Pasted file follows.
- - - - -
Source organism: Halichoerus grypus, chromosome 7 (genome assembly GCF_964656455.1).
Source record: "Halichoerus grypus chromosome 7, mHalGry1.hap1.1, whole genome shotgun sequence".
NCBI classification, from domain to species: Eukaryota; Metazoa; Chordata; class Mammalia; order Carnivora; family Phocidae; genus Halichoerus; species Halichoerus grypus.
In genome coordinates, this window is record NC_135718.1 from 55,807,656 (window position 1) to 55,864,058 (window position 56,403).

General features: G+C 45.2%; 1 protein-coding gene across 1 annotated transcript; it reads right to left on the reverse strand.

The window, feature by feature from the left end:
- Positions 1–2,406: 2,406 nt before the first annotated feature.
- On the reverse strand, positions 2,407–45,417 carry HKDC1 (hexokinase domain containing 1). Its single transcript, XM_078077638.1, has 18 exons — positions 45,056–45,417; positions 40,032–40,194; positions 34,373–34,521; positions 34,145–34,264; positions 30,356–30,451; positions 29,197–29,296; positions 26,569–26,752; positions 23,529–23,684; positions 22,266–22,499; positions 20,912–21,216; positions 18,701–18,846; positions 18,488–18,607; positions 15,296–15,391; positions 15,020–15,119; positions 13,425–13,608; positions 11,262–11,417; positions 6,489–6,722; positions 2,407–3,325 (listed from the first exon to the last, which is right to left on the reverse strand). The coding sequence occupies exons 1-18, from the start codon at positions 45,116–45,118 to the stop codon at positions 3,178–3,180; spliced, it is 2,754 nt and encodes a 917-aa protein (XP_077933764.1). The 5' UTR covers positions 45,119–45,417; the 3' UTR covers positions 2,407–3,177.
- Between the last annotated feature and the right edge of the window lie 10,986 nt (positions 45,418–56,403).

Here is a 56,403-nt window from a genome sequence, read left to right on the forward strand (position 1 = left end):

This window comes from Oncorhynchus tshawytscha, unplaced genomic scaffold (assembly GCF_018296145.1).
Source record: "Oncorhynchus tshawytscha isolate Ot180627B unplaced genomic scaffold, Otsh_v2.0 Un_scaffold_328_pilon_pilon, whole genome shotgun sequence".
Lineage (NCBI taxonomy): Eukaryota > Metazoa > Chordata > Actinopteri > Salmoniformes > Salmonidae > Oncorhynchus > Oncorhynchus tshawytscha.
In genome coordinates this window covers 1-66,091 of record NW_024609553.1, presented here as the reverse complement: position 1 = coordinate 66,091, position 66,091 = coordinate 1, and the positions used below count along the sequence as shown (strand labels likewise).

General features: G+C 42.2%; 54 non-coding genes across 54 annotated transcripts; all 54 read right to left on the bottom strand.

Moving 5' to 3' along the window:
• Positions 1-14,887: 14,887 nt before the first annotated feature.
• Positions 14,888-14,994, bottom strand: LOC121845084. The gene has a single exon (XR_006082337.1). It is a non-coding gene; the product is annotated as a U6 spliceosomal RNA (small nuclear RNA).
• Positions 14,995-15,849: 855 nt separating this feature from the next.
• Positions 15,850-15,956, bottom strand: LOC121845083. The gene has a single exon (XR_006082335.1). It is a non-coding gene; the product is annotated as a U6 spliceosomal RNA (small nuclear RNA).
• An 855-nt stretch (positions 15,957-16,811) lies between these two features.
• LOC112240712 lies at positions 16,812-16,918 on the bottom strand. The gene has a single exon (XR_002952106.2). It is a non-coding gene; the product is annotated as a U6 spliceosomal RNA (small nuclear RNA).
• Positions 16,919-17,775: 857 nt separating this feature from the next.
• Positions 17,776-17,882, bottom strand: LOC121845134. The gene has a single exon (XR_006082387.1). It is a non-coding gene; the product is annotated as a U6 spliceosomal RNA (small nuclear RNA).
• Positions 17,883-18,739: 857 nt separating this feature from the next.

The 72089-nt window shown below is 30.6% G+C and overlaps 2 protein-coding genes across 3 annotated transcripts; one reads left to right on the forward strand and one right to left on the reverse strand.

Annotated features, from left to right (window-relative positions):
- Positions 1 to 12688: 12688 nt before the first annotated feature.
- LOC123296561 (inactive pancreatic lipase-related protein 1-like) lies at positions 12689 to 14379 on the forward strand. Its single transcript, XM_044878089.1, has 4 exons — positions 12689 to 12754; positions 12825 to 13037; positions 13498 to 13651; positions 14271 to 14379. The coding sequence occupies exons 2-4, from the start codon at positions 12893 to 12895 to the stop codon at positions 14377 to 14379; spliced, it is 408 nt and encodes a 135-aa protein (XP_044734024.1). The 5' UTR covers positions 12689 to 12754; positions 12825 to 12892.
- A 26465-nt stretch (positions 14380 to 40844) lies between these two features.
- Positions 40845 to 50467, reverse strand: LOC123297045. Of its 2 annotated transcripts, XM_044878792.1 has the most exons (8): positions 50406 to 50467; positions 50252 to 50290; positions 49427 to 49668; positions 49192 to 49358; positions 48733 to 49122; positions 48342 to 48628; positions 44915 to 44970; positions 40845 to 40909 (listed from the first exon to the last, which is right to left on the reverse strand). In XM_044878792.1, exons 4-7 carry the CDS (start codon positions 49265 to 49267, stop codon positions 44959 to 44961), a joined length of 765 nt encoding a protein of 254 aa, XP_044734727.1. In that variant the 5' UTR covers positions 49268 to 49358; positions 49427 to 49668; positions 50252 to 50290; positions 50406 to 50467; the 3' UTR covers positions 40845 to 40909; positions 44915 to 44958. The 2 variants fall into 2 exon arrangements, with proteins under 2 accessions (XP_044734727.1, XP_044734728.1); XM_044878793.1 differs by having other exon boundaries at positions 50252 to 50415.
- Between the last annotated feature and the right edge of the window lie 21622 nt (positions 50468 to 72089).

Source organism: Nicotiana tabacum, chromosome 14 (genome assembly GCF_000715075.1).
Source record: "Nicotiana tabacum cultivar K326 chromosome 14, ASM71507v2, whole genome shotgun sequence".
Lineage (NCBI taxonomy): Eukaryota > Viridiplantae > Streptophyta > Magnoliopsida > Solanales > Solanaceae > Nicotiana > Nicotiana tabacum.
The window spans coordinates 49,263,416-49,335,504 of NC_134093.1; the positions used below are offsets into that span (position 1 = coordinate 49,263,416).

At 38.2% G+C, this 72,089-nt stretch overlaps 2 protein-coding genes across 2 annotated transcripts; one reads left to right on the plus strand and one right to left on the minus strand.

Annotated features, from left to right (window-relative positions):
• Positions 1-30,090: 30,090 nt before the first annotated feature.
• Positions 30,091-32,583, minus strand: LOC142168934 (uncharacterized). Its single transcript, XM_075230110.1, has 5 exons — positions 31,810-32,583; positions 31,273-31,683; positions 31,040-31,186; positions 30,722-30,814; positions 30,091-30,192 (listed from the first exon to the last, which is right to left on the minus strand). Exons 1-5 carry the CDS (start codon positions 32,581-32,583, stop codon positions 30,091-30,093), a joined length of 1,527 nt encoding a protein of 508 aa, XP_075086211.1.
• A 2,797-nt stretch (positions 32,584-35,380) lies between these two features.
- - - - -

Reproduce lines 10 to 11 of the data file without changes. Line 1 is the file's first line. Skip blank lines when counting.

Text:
Here is a 56,403-nt window from a genome sequence, read left to right on the forward strand (position 1 = left end):

This window comes from Oncorhynchus tshawytscha, unplaced genomic scaffold (assembly GCF_018296145.1).